The Old House

Lucia and Eduardo’s first apartment in Brockton was located on Summer Street. This is where they welcomed their next 8 children into the world: Tony, named after Eduardo’s father Anthony; Jennie, after Eduardo’s mother Giovanina; Angie, after Lucia’s father Angelo; Mike, after Lucia’s brother Michael; Eddie, after Eduardo; Helen (my grandmother), after an Italian princess; Rose, after Lucia’s sister Rose; and Louie, after Lucia’s uncle Louis.

Since this once small family had now grown into a family of 11, it was time to move to a place that could better accommodate them. They moved to a large house on South Skinner Street that they rented from the Frank Villa Family, who owned many rental properties in the area.

The house was very large and had 12 rooms: 4 on the first floor, 4 on the second floor, and 4 large rooms in the attic. On the first floor there was a kitchen, a parlor, a small back room, and a sink room. In the sink room there was a small pantry, a small toilet room, and a laundry room. The laundry room had 2 soapstone set tubs: one to wash the clothes in, and the other to rinse them in. This is where Lucia did her laundry with the help of a washboard. On the other side of this “L” shaped room was a soapstone sink with brass faucets. There was a cupboard under the sink to store soap powder and etc., and this is where they washed the dishes.

In the kitchen stood a table and chairs, an oak ice box, and a large black cast iron stove. In the corner between the windows stood a tall stand which held a birdcage with a yellow canary inside of it. Lucia loved canaries and there was always one chirping away in her kitchen.

In the corner nearest to the sink room stood the black cast iron stove which was fueled by wood or coal. This stove provided the only heat in this large house, as no one had central heating at the time. There was also a small stove in the parlor which was used only on Sundays, holidays, and other special occasions.

For safety reasons, the kitchen stove stood 18” away from the wall and its legs about 12” off of the floor. This made it possible for Eddie, Rose, Louie and Helen to scoot behind the stove to keep warm on cold days. Eventually, each one of them grew a little too large to fit back there any longer, but brother Louie fondly remembered this as the warmest place in the house.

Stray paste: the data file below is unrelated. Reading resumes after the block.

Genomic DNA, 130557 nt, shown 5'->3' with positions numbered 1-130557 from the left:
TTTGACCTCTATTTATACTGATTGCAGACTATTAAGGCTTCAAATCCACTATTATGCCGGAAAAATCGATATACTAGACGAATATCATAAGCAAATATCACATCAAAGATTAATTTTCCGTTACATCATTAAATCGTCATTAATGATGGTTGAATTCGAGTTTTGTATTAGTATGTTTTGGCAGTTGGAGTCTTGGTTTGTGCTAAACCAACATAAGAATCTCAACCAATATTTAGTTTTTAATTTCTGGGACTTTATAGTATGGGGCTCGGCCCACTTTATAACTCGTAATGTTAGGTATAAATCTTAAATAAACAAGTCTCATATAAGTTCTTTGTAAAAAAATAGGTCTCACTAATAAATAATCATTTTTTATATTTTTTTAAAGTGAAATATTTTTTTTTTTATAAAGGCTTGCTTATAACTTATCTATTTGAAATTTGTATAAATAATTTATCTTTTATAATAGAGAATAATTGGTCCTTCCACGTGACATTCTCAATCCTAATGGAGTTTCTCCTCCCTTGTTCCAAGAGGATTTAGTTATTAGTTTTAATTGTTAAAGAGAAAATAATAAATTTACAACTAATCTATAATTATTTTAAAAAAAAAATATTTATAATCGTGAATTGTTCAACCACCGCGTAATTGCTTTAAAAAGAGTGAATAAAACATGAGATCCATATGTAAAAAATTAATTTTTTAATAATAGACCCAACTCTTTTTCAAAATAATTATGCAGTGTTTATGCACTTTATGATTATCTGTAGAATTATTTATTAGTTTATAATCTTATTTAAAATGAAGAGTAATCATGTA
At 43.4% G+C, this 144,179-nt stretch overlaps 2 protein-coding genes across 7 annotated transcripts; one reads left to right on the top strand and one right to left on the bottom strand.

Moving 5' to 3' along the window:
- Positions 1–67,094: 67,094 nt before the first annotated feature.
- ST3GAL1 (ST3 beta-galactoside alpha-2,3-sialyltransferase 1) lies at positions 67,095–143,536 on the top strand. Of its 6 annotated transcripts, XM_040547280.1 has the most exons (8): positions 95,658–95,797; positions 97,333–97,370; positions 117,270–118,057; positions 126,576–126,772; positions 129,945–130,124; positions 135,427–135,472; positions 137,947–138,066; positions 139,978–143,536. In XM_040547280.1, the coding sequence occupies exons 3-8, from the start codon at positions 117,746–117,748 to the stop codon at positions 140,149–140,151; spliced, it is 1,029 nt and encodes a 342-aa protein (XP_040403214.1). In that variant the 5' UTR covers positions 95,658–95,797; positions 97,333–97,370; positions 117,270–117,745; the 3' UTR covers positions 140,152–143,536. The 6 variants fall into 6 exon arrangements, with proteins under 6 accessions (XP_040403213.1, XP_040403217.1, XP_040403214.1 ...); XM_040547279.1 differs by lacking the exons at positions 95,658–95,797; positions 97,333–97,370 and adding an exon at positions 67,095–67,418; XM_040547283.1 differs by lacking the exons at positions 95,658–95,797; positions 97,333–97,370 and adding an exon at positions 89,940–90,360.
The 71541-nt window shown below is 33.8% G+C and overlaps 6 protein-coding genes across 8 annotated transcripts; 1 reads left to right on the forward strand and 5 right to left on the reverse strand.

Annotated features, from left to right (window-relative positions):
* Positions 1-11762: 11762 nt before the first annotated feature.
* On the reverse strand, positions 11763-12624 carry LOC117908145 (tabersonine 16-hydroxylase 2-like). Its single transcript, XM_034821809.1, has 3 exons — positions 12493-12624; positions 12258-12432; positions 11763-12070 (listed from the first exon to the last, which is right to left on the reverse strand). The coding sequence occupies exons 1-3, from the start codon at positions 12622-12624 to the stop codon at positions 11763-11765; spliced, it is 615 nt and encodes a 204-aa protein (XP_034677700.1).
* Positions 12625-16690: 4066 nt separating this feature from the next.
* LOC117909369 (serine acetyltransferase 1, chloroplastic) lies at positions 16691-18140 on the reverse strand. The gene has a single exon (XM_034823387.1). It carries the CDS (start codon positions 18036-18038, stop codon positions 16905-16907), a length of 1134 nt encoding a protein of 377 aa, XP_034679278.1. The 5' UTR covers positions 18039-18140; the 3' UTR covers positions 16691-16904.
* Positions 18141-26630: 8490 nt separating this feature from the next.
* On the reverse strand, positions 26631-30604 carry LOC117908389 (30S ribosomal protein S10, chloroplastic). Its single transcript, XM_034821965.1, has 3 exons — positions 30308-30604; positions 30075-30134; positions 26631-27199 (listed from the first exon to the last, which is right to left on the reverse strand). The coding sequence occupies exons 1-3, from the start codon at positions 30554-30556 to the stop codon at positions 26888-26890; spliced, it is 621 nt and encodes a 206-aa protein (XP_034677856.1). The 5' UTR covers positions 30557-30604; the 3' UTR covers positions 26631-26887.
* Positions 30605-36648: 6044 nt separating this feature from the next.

Lucia was a fine housekeeper, and although 11 people lived in this house, it was always neat and clean. About once a month before she lit the fire, she would bring out her bottle of “Black Iron Stove Polish” and proceed to shine every inch of this stove. Then with a cake of “Bon Ami” cleaner, she would polish all the chrome trim. When she was finished, that stove just gleamed.

This same cake of “Bon Ami” was used to wash the windows and mirrors. You would wipe a damp cloth across the “Bon Ami” cake and apply it to the glass panes. As soon as it was dry, it had to be wiped off quickly or else it was almost impossible to remove. These were small panes of glass so this was quite a chore, and it seemed that no matter how hard you’d try, there were always a few streaks of white cleaner here and there.

Upstairs in Lucia’s and Eduardo’s bedroom stood a large brass bed, with 2 feather mattresses, one over the other. As a child, Helen remembers watching Lucia make this bed, as it was quite the operation. First she would remove all the bedclothes. The top feather mattress had 2 slits in the top half and 2 slits in the bottom half, and she would insert her hand in each of these 10” slits and loosen and fluff up the feathers, first on one side of the bed and then on the other. When all the feathers were fluffed up, she would replace the sheets and lay down a pretty white chenille spread and then the pillows, in pillowcases edged with white crocheted lace that Lucia made herself. Then she would take the broom and run the long handle back and forth across the top of the bed until it was perfectly smooth. She did this every morning.

While they were still living in this house, Fanny, Jennie, Angie, and Tony got married (all about a year apart from each other). In 1938 Jennie and her husband Sante bought the house on Lawrence Street, and the rest of the family relocated there as well…
Fanny
Jennie and Tony

Angie

Mike

My grandpa Frank (left) and Eddie (right)

Grandma Helen

Rose and her husband Jimmy

Grandpa Frank again with Louie

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One thought on “The Old House

  1. Pingback: February’s Lent: The Gratitude Journal | 12 Months of Lent

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